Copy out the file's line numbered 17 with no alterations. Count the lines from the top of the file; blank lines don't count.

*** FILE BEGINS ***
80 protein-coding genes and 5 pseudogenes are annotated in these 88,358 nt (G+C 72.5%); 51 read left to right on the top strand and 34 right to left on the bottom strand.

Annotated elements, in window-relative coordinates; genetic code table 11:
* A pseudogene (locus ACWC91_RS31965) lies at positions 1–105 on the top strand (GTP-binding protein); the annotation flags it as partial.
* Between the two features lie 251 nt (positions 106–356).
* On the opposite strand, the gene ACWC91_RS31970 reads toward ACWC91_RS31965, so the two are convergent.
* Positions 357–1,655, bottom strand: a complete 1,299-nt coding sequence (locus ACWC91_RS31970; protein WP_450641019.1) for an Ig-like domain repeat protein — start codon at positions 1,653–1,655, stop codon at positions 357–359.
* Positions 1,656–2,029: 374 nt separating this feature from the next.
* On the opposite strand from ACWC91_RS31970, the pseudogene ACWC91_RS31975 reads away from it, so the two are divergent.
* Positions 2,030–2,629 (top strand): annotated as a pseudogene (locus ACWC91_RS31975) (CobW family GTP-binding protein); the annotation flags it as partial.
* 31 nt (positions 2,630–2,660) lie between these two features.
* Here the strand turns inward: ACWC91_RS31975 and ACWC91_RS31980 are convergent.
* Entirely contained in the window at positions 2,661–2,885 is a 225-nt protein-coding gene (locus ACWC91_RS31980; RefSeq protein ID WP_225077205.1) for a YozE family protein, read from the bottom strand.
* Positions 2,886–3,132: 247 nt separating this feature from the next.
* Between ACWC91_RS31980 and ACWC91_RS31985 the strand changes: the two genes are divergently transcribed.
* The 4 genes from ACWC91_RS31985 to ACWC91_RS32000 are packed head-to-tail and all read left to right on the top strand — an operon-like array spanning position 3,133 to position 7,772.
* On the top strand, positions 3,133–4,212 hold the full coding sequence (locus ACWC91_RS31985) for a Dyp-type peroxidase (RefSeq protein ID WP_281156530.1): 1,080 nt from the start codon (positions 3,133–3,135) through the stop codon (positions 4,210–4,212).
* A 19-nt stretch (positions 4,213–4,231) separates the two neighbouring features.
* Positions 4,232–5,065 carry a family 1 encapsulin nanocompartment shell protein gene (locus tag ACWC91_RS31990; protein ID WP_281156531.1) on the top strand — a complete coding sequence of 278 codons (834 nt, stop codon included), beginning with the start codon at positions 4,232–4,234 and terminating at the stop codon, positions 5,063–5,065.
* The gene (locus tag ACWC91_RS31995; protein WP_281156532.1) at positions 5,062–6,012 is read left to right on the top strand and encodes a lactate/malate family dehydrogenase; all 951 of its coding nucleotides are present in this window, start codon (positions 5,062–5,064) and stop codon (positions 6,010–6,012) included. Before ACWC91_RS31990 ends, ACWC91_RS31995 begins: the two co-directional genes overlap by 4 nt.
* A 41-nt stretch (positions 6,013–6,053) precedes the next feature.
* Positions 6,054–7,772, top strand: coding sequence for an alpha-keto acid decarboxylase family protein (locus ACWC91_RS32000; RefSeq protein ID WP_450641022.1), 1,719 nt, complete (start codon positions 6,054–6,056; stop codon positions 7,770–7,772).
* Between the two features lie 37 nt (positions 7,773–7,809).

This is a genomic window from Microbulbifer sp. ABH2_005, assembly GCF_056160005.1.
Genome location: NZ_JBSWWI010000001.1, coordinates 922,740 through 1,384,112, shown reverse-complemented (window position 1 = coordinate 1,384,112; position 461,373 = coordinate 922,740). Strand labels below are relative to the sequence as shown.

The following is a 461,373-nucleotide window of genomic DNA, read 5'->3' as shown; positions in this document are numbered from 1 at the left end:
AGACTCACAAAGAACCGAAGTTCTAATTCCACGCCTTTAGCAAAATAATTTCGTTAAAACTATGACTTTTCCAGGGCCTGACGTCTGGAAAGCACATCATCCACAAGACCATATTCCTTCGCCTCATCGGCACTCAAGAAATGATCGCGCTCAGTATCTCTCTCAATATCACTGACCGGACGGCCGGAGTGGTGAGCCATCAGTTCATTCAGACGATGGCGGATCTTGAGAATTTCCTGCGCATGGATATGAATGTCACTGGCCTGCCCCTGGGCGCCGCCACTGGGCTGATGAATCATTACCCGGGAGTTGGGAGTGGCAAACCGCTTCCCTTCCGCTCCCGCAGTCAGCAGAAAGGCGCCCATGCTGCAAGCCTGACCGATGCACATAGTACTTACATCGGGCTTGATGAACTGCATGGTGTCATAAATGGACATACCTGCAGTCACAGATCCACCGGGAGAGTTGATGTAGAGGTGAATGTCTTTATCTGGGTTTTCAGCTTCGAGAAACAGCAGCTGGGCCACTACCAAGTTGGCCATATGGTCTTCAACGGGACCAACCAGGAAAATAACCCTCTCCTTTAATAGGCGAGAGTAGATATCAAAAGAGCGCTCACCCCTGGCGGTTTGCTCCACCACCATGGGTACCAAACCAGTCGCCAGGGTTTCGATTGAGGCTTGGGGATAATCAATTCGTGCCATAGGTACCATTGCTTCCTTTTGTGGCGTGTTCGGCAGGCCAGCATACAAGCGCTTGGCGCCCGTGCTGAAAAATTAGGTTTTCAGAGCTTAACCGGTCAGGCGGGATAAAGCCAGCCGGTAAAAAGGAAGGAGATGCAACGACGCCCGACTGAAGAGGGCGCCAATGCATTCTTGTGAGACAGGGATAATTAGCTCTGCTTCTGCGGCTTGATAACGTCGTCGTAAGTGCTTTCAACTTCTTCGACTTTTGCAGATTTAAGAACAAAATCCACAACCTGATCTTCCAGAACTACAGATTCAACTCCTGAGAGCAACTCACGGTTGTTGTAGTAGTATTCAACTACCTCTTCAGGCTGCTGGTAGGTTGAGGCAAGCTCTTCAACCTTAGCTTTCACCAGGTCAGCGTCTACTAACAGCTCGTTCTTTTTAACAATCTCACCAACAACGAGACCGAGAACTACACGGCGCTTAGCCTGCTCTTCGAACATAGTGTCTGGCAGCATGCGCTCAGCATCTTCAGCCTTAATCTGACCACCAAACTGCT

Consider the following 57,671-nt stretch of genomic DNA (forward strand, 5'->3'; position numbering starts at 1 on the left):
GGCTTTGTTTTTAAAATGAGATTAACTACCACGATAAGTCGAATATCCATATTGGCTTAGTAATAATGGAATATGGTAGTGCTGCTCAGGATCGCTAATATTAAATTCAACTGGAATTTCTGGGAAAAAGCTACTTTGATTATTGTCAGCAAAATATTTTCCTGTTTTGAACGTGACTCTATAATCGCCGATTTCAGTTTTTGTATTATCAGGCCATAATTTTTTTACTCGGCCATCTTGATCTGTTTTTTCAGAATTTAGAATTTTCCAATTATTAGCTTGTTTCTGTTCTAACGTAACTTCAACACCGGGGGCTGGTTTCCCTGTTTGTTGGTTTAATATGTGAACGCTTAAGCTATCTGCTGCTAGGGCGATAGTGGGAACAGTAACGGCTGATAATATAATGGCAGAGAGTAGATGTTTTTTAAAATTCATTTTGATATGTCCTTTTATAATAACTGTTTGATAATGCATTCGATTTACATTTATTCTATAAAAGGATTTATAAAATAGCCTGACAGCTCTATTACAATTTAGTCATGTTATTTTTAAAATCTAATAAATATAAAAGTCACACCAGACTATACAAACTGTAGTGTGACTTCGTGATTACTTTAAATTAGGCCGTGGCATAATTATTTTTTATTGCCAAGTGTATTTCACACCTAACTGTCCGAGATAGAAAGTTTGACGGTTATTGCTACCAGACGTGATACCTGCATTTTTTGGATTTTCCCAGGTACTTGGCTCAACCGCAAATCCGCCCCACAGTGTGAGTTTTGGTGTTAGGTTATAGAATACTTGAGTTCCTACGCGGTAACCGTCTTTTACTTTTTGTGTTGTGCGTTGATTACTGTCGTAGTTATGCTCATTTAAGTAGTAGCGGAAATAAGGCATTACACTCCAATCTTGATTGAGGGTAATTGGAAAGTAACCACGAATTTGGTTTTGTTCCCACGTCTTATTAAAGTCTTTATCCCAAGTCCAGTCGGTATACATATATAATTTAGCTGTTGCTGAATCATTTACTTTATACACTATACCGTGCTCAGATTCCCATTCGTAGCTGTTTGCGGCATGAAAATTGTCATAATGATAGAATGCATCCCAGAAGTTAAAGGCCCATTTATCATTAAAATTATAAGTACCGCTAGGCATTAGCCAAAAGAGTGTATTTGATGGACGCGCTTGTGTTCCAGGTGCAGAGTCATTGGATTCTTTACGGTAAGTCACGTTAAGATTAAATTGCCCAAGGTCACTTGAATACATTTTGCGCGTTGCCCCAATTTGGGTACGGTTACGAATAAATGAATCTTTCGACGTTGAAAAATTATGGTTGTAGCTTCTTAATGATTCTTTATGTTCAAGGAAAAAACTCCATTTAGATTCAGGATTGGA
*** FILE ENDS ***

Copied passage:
* A 19-nt stretch (positions 4,213–4,231) separates the two neighbouring features.